The USD's status as a reserve currency gives it a number of advantages. Since USD is used for many purposes, it helps to keep demand for the currency high. It's also relatively stable compared to other currencies, giving USD status as a "hard currency" or a "safe-haven currency".
Many people who regularly conduct business internationally or who frequently travel between the United States and Canada often need to convert currency from USD to CAD, or vice versa. Thankfully, there are a number of different ways to do this.
Canada's major banks all offer currency exchange services. However, they often charge high fees in the form of a markup added onto the exchange rate. While exchanging currency at a bank is convenient, you likely won't be getting favourable rates.
There are many online currency converters that may charge lower fees than banks. That includes top currency exchange companies such as Wise (formerly TransferWise), XE, Remitly, WorldRemit, OFX, and even PayPal. For physical cash, you can purchase foreign currencies, including sending USD, with Canada Post Foreign Cash, MoneyGram, Money Mart, and Western Union.
If you have a self-directed account at a brokerage, you can use Norbert's Gambit to convert your CAD to USD or vice-versa at the spot rate while paying low trading commissions.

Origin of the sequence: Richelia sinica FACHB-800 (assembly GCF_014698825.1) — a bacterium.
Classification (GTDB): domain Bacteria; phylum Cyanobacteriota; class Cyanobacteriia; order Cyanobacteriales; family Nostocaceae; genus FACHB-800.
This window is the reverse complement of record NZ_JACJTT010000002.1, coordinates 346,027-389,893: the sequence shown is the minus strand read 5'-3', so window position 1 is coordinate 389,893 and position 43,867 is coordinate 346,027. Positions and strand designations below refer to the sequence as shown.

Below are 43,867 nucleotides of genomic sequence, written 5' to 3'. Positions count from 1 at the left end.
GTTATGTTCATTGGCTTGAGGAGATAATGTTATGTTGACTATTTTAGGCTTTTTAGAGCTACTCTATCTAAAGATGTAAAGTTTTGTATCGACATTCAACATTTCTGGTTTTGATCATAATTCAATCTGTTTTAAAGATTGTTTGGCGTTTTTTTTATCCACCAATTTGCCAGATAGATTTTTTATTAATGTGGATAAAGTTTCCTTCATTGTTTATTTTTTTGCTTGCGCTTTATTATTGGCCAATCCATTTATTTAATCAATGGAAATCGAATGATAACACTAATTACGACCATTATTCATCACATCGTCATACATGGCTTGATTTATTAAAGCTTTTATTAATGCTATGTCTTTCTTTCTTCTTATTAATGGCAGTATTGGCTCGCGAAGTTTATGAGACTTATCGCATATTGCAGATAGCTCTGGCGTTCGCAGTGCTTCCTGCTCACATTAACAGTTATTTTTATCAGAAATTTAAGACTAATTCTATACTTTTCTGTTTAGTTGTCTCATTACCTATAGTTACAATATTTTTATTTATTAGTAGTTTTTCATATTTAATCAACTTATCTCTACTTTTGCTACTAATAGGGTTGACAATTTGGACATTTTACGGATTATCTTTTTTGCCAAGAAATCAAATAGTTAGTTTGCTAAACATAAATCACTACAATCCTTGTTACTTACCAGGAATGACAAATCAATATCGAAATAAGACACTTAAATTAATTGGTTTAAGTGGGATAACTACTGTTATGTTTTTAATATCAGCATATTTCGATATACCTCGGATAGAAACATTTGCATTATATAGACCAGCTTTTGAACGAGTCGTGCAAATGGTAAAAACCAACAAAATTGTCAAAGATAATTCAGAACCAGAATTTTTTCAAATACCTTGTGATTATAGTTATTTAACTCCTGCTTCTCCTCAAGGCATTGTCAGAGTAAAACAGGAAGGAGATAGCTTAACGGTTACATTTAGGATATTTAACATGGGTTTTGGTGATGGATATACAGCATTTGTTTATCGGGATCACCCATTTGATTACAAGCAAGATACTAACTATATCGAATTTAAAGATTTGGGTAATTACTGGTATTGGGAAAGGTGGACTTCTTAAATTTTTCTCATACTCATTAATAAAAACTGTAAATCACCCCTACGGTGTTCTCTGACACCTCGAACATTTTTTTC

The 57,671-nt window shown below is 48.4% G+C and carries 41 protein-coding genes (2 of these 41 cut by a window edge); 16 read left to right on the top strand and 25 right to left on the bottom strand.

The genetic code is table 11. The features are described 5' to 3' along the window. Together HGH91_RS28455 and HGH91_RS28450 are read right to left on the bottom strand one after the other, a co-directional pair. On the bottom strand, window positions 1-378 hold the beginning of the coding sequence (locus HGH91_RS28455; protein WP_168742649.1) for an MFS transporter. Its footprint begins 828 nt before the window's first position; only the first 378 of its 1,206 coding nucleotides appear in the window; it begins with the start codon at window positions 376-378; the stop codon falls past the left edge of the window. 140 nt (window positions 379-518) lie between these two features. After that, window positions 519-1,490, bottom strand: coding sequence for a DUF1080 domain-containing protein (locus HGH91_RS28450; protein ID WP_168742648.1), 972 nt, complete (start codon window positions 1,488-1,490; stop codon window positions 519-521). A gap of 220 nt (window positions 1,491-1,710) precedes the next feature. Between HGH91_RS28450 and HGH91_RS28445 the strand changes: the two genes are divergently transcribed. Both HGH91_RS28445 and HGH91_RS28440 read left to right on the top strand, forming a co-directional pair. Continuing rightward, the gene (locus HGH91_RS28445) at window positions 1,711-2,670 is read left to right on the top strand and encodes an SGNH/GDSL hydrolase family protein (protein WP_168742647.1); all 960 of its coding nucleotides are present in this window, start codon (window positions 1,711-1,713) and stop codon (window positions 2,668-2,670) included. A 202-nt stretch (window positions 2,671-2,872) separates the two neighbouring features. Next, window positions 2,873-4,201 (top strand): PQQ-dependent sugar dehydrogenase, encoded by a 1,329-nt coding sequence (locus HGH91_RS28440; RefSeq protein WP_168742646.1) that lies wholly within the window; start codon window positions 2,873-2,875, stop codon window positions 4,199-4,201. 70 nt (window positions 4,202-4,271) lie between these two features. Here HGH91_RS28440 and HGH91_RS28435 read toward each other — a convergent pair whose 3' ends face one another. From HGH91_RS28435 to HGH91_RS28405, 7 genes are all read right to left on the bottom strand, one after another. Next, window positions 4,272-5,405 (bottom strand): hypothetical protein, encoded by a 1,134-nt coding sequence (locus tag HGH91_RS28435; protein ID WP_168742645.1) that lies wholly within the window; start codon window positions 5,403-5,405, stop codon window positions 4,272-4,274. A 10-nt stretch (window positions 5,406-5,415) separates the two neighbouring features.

Here's how it works: You first need an account that allows you to trade both CAD and USD securities, and deposit CAD into your account. a dual currency ETF. The most common pair is DLR/DLR.U, where DLR is CAD-denominated and DLR.U is USD-denominated. You would purchase DLR with your CAD funds that you want to convert to USD.
After purchasing, you'll need to request for your shares to be journaled over to DLR.U. Once your shares have been moved over, you sell your DLR.U shares for USD. This effectively converts your CAD to USD while only paying the cost of trading commissions.
As a large exporter of commodities, the CAD is influenced by commodity prices. Because of this, the CAD is sometimes even referred to as a petrocurrency, in reference to the correlation between oil and gas prices with the value of the CAD.
In 2017, the Bank of Canada published an analytical note about the effect of commodity prices on the Canadian dollar. The correlation between commodity prices and the Canadian dollar is positive. This means that as commodity prices rise, namely oil, then the CAD rises too. Some countries have a negative correlation with oil prices. These are largely due to them being importers of oil, such as the EU.
The table below shows the sensitivity to oil prices of various foreign currencies, with the top 10 most affected in each direction. The higher the number, the larger effect oil prices will have on the currency.
|Brazilian real||+0.47||Czech koruna||-0.43|
|Mexican peso||+0.39||Hungarian forint||-0.34|
|South African rand||+0.37||Polish zloty||-0.33|
|New Zealand dollar||+0.32||Danish krone||-0.33|
|Australian dollar||+0.31||Chilean peso||-0.32|
|South Korean won||+0.28||Bulgarian lev||-0.3|
|Canadian dollar||+0.27||Romanian new leu||-0.27|
|Malaysian ringgit||+0.18||Icelandic króna||-0.21|
|Peruvian nuevo sol||+0.16||Swiss franc||-0.21|
Source: Bank of Canada